Author – Alfred Valley (@ValleyOfAlfred)
There’s a reason we see dozens and dozens of Wretched and Alone games and PBTA games and D&D clones in this hobby. They work. The systems are familiar and functional, and even most “inventive” games borrow heavily from their predecessors. And that’s fine. Sometimes designers don’t want or need to reinvent the wheel. Sometimes they just want to add a couple fancy hubcaps or bespoke spokes and call it a day. This metaphor sweaty enough yet? Moving on.
Once in a great while, though, a game like Lay on Hands comes along. Lay on Hands is a solo game by Alfred Valley that allows players to tell the story of a wandering healer travelling through a post-apocalyptic wasteland. I love the premise but…that’s not why this game warrants a review. Folks, this game’s resolution mechanics are…wild? Wild feels right.
Much of the game depends on a coin to resolve conflicts or create adventure content. For example, there’s a series of yes or no questions towards the start of the book that help players flesh out their worlds. In another section, flipping a series of coins generates a sentence word by word that becomes the mantra of the game world. Here’s a pic of it so you understand more clearly what I mean.
If the game was just a series of coin flips, I wouldn’t be so enamored with it (even though it uses that mechanic better than any other game I’ve played). What really grabbed me was the Oracle. Essentially, this is a tiny tray you construct out of paper, the bottom of which is covered by a variety of words and phrases. If you’re playing the game and need some inspiration, you spin a coin in this little tray and see what word it lands on. For example, you might need some help generating an NPC in this town and so your spun coin ends up on The Eye. Maybe that means it’s a Seer or prognosticator. And if you need a little more, there are smaller words above and below the main word that can provide a bit more color. Using The Eye still, if your coin landed on heads, you would read the word above, which is Illusion. Maybe this Seer is pretending to know the future!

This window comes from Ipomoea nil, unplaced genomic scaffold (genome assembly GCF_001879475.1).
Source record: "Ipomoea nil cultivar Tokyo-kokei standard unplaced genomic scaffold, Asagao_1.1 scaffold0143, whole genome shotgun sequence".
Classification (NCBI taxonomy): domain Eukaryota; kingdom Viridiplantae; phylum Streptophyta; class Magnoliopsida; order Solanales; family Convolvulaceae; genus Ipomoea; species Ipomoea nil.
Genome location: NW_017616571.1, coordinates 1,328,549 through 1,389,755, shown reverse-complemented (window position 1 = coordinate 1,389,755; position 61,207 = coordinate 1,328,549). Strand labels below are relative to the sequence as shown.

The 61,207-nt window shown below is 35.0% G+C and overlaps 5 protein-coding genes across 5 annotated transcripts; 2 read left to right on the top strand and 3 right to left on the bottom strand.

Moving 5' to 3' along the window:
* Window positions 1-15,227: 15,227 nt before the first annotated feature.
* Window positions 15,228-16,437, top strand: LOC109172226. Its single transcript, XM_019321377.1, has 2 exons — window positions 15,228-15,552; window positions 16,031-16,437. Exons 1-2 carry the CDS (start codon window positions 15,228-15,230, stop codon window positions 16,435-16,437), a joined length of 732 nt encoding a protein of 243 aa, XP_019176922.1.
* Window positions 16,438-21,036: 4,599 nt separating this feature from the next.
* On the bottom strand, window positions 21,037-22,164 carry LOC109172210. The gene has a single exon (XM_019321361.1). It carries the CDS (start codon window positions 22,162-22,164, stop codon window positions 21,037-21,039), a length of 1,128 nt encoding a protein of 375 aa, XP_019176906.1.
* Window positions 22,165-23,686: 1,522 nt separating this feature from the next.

Additionally, each space on the Oracle has two numbers, one corresponding to a d66 table and the other ranking one to four. If you don’t want to use a coin, you can always roll 2d6 to consult the Oracle. Conversely, you can compare the number you land on to aid in your world building by looking it up on a d66 chart of post-apocalyptic features to add to your game. The d4 value is used when trying to randomly determine how difficult something in the game is.
And what do you do with the difficulty number once you have it? Buckle up.
The game provides a maze divided into many, many sections, each of which has a simple task to complete. These tasks range from having players color in a section, draw a line up to a certain point, or do quick math. To overcome a challenge in the game, players have to spin a coin and, while the coin is spinning, complete a number of these simple tasks correctly. The number of tasks to complete depends on what the initial difficulty number was and what skills and abilities the player has on their character sheet. If they mess something up or can’t finish the number of tasks in time, they fail.
Remember when I said the resolution mechanics were wild?
I’ve already gone well beyond my usual 500-word cap on this review and there’s still so much of this game that warrants discussion. The character classes are wonderfully unique. The tables and art are rich and evocative. The aesthetics of the character sheets, player aids, and Oracle are both pleasing and functional. Everything in this game is weird, and yet everything in this game works. That’s a rare combination.
This book was an absolute joy to read but very challenging to review, and both of those facts are tied to how unconventional this game is. Whether you’re a designer looking for something new or a player looking for a unique experience, grab a copy of this game and prepare to be delighted. Innovation like this deserves to be rewarded, especially when it is successful as it is in Lay on Hands.
DISCLAIMER: I do not know anyone involved with this game, nor did I receive anything for free in exchange for this review. I plan on reviewing more solo RPGs for the next few months in an effort to bring more attention to the amazing Solo But Not Alone #2 bundle on itch.io. I hope you’ll stick around and consider supporting an amazing charity that’s doing a lot of good work to help prevent suicides.